It’s pretty easy talking to Craig Wedren. Equal parts friendly and jovial, the 46-year-old singer-songwriter and film composer likes to chat, which not only makes interviewing him easy, but also an enjoyable experience. This revelation was fairly reassuring last week as I pored through the man’s exhaustive body of work. From his post-hardcore days in the DC-based outfit Shudder to Think to his second life scoring and soundtracking eclectic films and TV, there was almost too much to talk about with the former Clevelander and current Los Angeleno.
But there’s a reason we’re talking: On July 31st, David Wain’s long-awaited prequel series, Wet Hot American Summer: First Day of Camp, brought everyone back to Camp Firewood for further adventures, and with it came a cassette’s worth of new tunes by Wain’s trusty go-to composer and longtime best friend. The snappy songs, all of which could best be described as a collection of bizzaro echoes, takes us back to the most pronounced music of the late ’70s and early ’80s: The Pretenders, Billy Squier, Sweet, Elvis Costello, Foreigner, Gary Numan, et al.
They’re at times hilarious yet often catchy enough to dig into your ear for hours on end. Those familiar with the original 2001 cult comedy will undoubtedly recognize both “Higher and Higher” and the film’s punchy title track — and most likely replay those again and again — but what’s fun is trying to match each track with its original FM radio counterpart. For instance, Wedren’s ludicrous ballad “Love is Law” might be the greatest cover of Journey’s “Faithfully”, even if it’s technically a totally different song. Again, they’re like little echoes.
What’s crazy is how those little echoes are actually big windows into the headspace that Wedren and Wain were in while conceptualizing the world of Wet Hot American Summer. The two grew up together in Cleveland, Ohio and they naturally attended the same Jewish summer camp, which is why most of the film and series’ music stems from the albums and singles they were obsessed with during that era. This was but one of many surprises in our hour-long chat, which you can read along below.
I’ve always loved the music from the original film and for the longest time I would always listen to recorded clips on YouTube. So, having the studio versions of these little snippets has been such a relief. They haven’t left my car all week.
They’re super good driving jams. You know, that thing about them being snippets … I’ve been debating. First of all, obviously I want to put out a complete soundtrack, but there’s something about this deliciousness about them never being released, that I just keep and this sort of thing kind of exists and kind of doesn’t exist. That has me thinking about the whole snippets thing. My team and I were creating the music for the series so fast. It was such a massive volume of music that some of the songs are actually full songs that you only hear part of in the show or movie. But some of the songs are just like 10 seconds, or something that feels like walking music. I don’t know. What’s your opinion about it? Like, if I was gonna put out a soundtrack, should I do it more like a mixtape, where it’s almost like rolling a dial through radio stations and you only get snippets? Or does everything need to be developed like a full song? Or do I lose the snippets thing altogether, and just put the full songs out?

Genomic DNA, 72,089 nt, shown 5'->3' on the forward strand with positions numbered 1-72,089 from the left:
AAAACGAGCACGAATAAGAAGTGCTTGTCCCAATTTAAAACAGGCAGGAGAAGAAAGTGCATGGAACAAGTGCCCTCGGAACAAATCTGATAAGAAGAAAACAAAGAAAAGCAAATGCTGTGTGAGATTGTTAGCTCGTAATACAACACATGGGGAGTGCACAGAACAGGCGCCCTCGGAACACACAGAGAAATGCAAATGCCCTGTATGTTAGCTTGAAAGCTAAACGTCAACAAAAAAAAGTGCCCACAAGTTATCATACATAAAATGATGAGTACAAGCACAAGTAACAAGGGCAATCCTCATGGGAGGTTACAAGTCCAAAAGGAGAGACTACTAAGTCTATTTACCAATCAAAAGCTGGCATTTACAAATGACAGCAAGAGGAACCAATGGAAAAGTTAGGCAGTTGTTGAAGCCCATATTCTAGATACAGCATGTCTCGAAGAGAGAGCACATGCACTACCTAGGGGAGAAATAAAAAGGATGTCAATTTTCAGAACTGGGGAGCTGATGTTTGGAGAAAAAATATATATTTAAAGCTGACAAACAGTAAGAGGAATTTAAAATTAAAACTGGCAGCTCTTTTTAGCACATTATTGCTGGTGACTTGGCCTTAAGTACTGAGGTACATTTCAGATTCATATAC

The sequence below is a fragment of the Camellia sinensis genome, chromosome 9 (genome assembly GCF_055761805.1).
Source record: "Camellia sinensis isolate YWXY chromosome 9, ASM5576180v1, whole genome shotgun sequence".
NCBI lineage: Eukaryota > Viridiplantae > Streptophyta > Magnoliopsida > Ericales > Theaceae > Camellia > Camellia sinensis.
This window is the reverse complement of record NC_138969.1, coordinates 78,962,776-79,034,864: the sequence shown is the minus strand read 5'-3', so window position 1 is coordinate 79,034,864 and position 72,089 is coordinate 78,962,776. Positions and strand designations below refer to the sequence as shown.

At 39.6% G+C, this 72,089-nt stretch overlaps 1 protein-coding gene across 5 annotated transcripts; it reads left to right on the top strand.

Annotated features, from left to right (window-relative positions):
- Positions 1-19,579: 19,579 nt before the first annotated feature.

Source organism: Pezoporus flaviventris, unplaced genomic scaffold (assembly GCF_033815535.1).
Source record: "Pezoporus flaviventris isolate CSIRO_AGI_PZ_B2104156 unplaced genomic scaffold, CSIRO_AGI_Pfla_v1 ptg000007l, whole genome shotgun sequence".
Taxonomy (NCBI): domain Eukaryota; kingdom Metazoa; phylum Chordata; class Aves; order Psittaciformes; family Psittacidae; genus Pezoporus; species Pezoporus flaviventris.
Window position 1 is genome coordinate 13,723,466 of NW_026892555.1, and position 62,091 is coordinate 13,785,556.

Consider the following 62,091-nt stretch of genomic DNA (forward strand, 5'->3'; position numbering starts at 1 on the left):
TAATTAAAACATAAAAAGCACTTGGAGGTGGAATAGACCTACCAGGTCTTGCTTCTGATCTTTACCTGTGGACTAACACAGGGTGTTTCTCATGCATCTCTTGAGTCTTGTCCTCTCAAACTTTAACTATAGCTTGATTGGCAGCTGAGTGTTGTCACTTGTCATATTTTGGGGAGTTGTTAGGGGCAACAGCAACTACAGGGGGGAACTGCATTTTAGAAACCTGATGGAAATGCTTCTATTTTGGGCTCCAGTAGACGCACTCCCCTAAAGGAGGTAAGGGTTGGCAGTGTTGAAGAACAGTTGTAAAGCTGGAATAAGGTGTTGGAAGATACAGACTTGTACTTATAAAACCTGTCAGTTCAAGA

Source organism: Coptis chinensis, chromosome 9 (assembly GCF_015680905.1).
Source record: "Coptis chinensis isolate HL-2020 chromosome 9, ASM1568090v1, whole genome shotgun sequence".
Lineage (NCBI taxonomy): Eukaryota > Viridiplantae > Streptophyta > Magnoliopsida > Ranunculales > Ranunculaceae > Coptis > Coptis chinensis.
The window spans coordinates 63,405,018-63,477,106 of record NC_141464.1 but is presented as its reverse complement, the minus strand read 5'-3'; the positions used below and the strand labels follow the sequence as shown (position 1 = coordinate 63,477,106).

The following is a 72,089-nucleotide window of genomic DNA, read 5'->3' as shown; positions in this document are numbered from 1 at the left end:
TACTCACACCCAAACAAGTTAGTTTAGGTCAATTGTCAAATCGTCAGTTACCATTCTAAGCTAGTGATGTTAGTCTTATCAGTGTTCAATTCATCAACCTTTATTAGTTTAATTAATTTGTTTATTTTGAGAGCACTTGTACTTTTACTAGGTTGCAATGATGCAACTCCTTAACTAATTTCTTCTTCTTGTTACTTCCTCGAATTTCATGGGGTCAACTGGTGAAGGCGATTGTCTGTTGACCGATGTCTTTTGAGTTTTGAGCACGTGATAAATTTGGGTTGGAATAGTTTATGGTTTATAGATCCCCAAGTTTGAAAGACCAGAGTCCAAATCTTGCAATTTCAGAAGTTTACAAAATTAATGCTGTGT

That’s a really good question. I love the idea of it rolling through radio stations because that’s what it does feel like. One song sounds like The Cars, and another rings by as Steely Dan, and further down comes Elvis Costello.
Yeah. It’s like … how much work does it need with what’s there? We tag it and we know what it is. If you’re the kind of person who’s going to love that stuff, you already know it.
Totally. Was it like that developing the songs and choosing who you’d tag?
Oh, completely. I’m 46 years old, as is David Wain. David and I grew up together since we were about two years old. So we have the exact same music mapping, certain music DNA. We were discovering everything at the same time, or everything was discovering us at the same time. [Michael] Showalter grew up in Princeton, but he’s either our age or a year younger, so he was getting a lot of the same stuff from different radio stations.
David grew up in Cleveland. We went to Jewish summer camp together in Waterville, Maine from 1980 to 1985. So, the challenge of the series was the schedule and the sheer volume of material, not the actual material itself. Really, everything was done together or separately — what you’re hearing and seeing in Wet Hot is like the — what’s the word? — the foundation, the core material, the primordial goo.
At this point, David, Showalter, and everybody that was involved in The State and also Wet Hot American Summer, we’ve all worked together so much. There’s a shorthand that’s particular between me and David. If he says the word “mellow,” I know exactly what chord progression and tempo he means. So it’s a very rare and precious relationship that we all really appreciate as the rare thing that it is.
People spend their whole lives trying to find and communicate psychically with collaborators and we’re very fortunate because we grew up together and in that respect it’s easy. All the other stuff — you know, budgets and schedules — that stuff’s not easy. But the actual work is … it’s like breathing.
So how did you decide which artists you wanted to emulate?
[Laughs.] You mean to honor?